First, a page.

Stars in the Margins: Philip Yancey Quotes from ‘What’s So Amazing About Grace?’ | Musings of a Hardlining Moderate.

This is a series of exceptionally well chosen quotes from What’s So Amazing About Grace? by Philip Yancey, one of the most authentic evangelical authors I know,

Thanks, Carson Clark.

Evangelical ≠ Neo-Fundamentalist (Miniblog #73) « Musings of a Hardlining Moderate

Evangelical ≠ Neo-Fundamentalist (Miniblog #73) « Musings of a Hardlining Moderate.

Indeed. I totally agree. And I like Philip Yancey too.

Voicu Bojan, un editor fericit

Voicu Bojan                                              Philip Yancey

Public mai jos, cu permisiunea lui Voicu, un text scris de el ‘la cald’ in timpul vizitei lui Yancey in Romania. (Sursa: AquaForte.)

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Philip Yancey la Cluj!

Ma simt ca un copil la care a venit Mos Craciun cu absolut toate jucariile de pe lista, nu cu lucruri enervante dar necesare cum ar fi ciorapi, manusi si pijamale. Ma simt de parca ar fi venit U2 în România. De parca mi-ar fi picat o mostenire din cer si mi-am luat masina visurilor. Prezenta lui Philip Yancey la Cluj intra cumva în logica absurda a harului. A ceva nespus de generos care se da din belsug, din partea casei. Nu ma pot abtine sa nu le multumesc pe aceasta cale organizatorilor: Big Impact si Noua Speranta. Nu stiu ce au facut si au dres, dar bine au facut ca l-au adus pe acest om în România, si la Cluj pe deasupra. Este, dupa parerea mea, cel mai interesant, mai viu si mai lucid autor crestin evanghelic contemporan. Continue reading “Voicu Bojan, un editor fericit”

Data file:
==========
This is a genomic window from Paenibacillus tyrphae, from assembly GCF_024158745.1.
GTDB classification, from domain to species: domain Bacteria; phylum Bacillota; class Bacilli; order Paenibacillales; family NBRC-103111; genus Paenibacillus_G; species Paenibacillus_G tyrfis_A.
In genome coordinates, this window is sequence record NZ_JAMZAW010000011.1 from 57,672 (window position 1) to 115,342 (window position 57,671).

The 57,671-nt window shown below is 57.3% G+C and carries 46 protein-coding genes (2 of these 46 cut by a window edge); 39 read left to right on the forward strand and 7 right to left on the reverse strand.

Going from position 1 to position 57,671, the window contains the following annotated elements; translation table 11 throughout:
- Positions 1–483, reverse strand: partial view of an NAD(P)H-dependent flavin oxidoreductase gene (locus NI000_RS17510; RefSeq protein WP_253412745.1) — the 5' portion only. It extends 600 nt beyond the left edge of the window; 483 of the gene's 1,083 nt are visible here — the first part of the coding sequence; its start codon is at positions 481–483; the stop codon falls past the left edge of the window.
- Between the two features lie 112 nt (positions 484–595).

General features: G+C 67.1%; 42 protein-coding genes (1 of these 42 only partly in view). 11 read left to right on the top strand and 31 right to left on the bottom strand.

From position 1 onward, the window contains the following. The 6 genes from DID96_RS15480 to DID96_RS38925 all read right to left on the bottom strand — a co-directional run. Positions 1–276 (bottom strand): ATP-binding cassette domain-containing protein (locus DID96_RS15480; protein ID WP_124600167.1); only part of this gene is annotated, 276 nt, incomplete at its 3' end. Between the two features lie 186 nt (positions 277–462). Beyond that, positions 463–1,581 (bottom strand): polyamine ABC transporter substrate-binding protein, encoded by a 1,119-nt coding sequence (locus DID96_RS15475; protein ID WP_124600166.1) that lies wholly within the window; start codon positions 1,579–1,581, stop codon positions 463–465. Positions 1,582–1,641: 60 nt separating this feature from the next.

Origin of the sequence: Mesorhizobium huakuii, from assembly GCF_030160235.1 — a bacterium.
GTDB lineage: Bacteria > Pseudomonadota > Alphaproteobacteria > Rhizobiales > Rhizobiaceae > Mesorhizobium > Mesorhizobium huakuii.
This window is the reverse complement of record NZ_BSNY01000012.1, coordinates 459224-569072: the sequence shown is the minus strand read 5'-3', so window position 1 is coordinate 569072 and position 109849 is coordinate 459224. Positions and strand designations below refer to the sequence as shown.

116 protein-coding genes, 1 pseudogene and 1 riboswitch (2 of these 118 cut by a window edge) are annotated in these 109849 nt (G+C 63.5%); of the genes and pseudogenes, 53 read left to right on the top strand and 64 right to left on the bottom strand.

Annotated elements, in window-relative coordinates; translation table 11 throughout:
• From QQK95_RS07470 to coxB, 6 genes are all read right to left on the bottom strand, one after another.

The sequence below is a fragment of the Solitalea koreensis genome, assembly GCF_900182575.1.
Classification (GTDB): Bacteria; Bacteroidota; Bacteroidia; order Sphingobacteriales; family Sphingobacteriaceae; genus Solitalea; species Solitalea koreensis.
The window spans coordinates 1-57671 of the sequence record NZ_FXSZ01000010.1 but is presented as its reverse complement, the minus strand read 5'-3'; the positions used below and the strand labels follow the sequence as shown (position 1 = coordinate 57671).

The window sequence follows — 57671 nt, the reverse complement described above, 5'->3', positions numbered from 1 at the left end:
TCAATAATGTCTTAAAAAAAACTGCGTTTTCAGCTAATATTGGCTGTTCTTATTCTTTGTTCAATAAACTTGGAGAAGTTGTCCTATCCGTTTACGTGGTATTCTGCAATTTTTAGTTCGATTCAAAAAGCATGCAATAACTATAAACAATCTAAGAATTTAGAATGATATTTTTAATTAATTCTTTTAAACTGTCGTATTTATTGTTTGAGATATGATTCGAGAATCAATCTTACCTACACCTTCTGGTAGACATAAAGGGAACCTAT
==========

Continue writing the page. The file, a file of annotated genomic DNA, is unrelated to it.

Philip Yancey – Masura credintei

Călătoriile m-au adus în locuri unde creştinii înfruntă focul purificator al persecuţiilor, violenţelor şi molimelor. Această carte relatează zece întâmplări dramatice din locuri precum China, unde biserica creşte spectaculos, în ciuda unui guvern ateu; din Orientul Mijlociu, unde o biserică odinioară înfloritoare, în chiar inima acestei regiuni, acum abia mai rezistă; din Africa de Sud, unde o biserică multicoloră se caută pe sine printre rămăşiţele unui trecut rasist. Continue reading “Philip Yancey – Masura credintei”